Just as you FINALLY get use to your new Windows 7 computer, or become more secure in the fact that you don’t HAVE to upgrade from Windows XP which is “working just fine, thank you!” … Microsoft does its “usual” thing and releases more details on Windows 8 and the “Metro UI” that will once again change our computer desktop, and leave us fumbling around in the dark.
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To be honest, it’s not going to be THAT bad. Your old programs will still work and look as they always have, which is a good thing.
It’s the Windows Desktop that’s changing… and for a lot of folks, that’s where the “trouble” will lie.
The new Windows 8 Metro UI removes our traditional Windows Desktop Start Menu, Taskbar, and Icons, and replaces them with what are called Live Tiles, a right-side pop-in menu called the Charms Bar, and at the lower-left corner, a list of currently running apps.
Now, before you go off screaming into the night, the truth is the Live Tiles look to be pretty cool. They are basically, big, colorful rectangles where you can group together programs, and even see live content (such as a calendar, email messages, etc.) on the fly.
When you move your mouse to the right side of the screen, the Charms Bar appears, and includes buttons that quickly take you to Devices (like printers), Application Settings, and most importantly, a Search that works a lot like the new Windows 7 search where you can quickly find just about any program or any file by just typing in a few letters.
Finally, the currently running apps menu appears when you move your mouse to the lower left corner of the screen, and from it you can click and jump to any open program or window.
All this is fine and dandy, and perhaps with time, I can force myself to get use to the new Desktop.
But there is something I’ve read about that REALLY BUGS me about Windows 8. The RIGHT CLICK context sensitive MENU that I’ve come to know, use, and love is fading away! Yes, it will still be somewhat available inside of programs like Word or Internet Explorer (for now), but on the Windows Desktop and in many places, clicking the right mouse button will display a bar at the bottom of the screen with who-knows-what on it.
That, I’m not too happy about!
But again, maybe with time, I’ll get use to it.
So now it’s time to ask the million-dollar question… Why on earth is Microsoft making these changes with Windows 8?
The answer is really pretty simple. Can you say… “touch-screens, tablets, smartphones, and mobile touch-devices”?
Let’s face it, touch-screen computing is becoming all the rage, and with good reason. A lot of folks who have touch devices such as an iPad, iPhone, or Amazon Kindle, love them.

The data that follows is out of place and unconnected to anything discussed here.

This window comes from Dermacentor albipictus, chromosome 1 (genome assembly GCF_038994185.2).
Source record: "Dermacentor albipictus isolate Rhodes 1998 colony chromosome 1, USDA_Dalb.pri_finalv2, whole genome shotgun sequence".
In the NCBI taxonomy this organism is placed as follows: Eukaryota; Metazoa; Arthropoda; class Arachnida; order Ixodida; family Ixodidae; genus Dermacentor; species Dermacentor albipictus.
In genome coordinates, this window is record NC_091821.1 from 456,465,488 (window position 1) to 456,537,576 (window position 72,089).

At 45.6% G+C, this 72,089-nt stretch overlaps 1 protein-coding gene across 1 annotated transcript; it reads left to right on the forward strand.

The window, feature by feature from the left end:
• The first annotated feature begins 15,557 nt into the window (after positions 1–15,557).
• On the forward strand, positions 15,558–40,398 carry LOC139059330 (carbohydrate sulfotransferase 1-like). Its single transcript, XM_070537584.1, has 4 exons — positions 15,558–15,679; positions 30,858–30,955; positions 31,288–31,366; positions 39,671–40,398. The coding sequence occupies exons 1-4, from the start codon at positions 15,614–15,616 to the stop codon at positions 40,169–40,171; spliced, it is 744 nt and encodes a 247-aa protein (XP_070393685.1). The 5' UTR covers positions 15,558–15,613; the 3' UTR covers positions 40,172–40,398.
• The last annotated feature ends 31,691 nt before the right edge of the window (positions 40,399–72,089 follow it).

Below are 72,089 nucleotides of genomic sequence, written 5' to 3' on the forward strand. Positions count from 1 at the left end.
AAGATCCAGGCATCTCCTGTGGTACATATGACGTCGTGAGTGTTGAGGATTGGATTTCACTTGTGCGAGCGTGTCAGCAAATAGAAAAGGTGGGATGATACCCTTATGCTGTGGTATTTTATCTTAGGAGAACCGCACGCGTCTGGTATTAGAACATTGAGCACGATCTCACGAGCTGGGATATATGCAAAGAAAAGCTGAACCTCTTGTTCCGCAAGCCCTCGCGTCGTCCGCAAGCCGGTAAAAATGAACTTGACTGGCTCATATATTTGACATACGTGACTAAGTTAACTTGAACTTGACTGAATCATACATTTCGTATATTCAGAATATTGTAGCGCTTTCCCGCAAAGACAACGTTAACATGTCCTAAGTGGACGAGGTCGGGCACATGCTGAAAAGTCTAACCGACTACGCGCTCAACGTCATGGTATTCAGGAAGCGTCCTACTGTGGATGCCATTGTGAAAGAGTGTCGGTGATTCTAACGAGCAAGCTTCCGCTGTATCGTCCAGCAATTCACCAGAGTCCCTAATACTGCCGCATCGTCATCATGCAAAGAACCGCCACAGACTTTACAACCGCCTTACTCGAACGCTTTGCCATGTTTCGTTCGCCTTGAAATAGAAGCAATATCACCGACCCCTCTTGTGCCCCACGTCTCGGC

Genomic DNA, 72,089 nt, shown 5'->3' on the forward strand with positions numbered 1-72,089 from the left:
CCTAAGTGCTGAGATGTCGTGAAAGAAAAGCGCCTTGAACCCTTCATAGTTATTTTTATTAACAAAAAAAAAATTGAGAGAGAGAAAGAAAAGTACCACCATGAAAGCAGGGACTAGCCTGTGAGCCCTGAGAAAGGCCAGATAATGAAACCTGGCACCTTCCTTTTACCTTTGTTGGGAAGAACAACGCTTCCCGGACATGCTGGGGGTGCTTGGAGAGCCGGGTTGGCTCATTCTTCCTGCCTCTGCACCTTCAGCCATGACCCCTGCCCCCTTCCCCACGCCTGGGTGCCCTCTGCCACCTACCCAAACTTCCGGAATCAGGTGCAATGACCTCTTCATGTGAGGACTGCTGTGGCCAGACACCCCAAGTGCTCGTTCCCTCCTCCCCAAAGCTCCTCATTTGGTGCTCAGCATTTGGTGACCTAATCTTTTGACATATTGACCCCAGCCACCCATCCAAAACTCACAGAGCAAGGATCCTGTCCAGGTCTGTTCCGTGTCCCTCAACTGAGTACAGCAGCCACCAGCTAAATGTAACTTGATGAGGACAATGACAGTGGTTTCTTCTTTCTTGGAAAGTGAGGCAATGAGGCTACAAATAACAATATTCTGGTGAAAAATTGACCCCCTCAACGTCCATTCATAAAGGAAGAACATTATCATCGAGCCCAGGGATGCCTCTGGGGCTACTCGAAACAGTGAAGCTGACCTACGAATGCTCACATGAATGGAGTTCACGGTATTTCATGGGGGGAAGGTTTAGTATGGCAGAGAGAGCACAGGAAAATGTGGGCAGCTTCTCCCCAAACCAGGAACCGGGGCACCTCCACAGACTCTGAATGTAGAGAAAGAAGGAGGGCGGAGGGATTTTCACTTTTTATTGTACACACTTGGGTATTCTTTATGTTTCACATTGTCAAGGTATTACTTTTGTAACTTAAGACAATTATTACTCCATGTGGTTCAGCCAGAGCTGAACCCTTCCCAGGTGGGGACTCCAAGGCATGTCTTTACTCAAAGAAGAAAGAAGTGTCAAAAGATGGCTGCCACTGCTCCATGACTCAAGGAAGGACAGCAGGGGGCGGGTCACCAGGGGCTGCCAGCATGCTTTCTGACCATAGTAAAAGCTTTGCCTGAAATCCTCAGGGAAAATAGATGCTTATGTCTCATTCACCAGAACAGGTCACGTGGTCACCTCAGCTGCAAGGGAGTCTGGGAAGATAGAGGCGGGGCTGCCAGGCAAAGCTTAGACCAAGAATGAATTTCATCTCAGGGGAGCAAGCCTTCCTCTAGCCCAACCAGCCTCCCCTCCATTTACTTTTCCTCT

Think about it for a moment… when you first started using the mouse on your PC, did if feel comfortable? Does it feel comfortable now? You’d be surprised at how many of our students still struggle with using the mouse, and with good reason. The mouse never will be an intuitive way to interact with your computer. There’s just nothing else we “do in life” that is quite like using a mouse.
Pointing and touching with your fingers, on the other hand, is something we do all the time. And many of our students who have used touch devices find themselves dreading going back to the mouse on their PCs.
And that’s why at some point in the near future, desktop touch screens will become the standard, and that’s what Microsoft is banking on with Windows 8.
The Windows XP and Windows 7 Desktop is just not conducive to “touching”. It was completely designed with the mouse in mind.
The Windows 8 Metro UI Desktop, on the other hand, is completely geared toward touch-screens. And that’s why we’re seeing this big change.
But now to the second million-dollar question… do I have to, or should I upgrade to Windows 8?
In class and in other articles, a lot of you have heard me say that Windows 7 is the best version of Windows that Microsoft has ever produced, and I stand by that statement.
And before Windows 7 came out, Windows XP held that title with me.
I see no reason why anyone should necessarily have to run out and upgrade to Windows 8 when it’s released late this year, or early in 2013. This is especially true since Microsoft recently said they would continue “mainstream support” of Windows 7 through 2015 and “extended support” through 2020.
And even with Windows XP, the extended support lasts through 2014.
[You can see the Support Lifecycle for any Microsoft product by going to support.microsoft.com/gp/lifeselectindex]
Of course the one exception to this is if you DO decide to purchase a desktop touch-screen, or need to run Windows on a mobile device. Then I think that Windows 8 would be worth the upgrade, and probably work a lot better than Windows 7.
So there you have it…. my early thoughts on Windows 8.
As the year progresses, I’m sure we’ll hear more and more about Windows 8 happenings, but for now, I’ll just continue to learn and then teach what I can about Windows 7.
By the way, if you would like to read more about Windows 8, here are some good articles you can check out:
- PCWorld – Windows 8 Metro UI: A bold new face for Windows
- ZDNet – Windows 8 Consumer Preview: a fresh start
- CNet – How to Customize your Windows 8 Desktop
As always, I’d love to hear your experiences or comments. You can leave them below…